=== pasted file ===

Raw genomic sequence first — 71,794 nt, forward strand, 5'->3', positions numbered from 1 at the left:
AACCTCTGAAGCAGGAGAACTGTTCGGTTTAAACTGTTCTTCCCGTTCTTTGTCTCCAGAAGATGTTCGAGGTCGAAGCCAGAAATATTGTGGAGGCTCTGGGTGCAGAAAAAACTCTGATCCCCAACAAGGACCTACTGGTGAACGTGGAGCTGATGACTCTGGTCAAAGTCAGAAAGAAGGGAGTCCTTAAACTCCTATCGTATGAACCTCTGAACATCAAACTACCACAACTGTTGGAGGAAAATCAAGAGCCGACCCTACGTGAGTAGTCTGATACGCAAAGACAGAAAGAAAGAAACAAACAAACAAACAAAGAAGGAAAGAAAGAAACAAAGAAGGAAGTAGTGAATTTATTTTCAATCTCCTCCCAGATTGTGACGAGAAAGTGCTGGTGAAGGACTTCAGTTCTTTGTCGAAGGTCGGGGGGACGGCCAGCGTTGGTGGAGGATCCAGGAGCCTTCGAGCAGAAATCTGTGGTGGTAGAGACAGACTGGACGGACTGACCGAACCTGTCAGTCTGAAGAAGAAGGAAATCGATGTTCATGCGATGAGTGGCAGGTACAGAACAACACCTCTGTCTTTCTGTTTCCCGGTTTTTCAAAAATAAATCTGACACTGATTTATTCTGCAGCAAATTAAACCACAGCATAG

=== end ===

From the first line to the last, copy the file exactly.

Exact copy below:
Raw genomic sequence first — 71,794 nt, forward strand, 5'->3', positions numbered from 1 at the left:
AACCTCTGAAGCAGGAGAACTGTTCGGTTTAAACTGTTCTTCCCGTTCTTTGTCTCCAGAAGATGTTCGAGGTCGAAGCCAGAAATATTGTGGAGGCTCTGGGTGCAGAAAAAACTCTGATCCCCAACAAGGACCTACTGGTGAACGTGGAGCTGATGACTCTGGTCAAAGTCAGAAAGAAGGGAGTCCTTAAACTCCTATCGTATGAACCTCTGAACATCAAACTACCACAACTGTTGGAGGAAAATCAAGAGCCGACCCTACGTGAGTAGTCTGATACGCAAAGACAGAAAGAAAGAAACAAACAAACAAACAAAGAAGGAAAGAAAGAAACAAAGAAGGAAGTAGTGAATTTATTTTCAATCTCCTCCCAGATTGTGACGAGAAAGTGCTGGTGAAGGACTTCAGTTCTTTGTCGAAGGTCGGGGGGACGGCCAGCGTTGGTGGAGGATCCAGGAGCCTTCGAGCAGAAATCTGTGGTGGTAGAGACAGACTGGACGGACTGACCGAACCTGTCAGTCTGAAGAAGAAGGAAATCGATGTTCATGCGATGAGTGGCAGGTACAGAACAACACCTCTGTCTTTCTGTTTCCCGGTTTTTCAAAAATAAATCTGACACTGATTTATTCTGCAGCAAATTAAACCACAGCATAG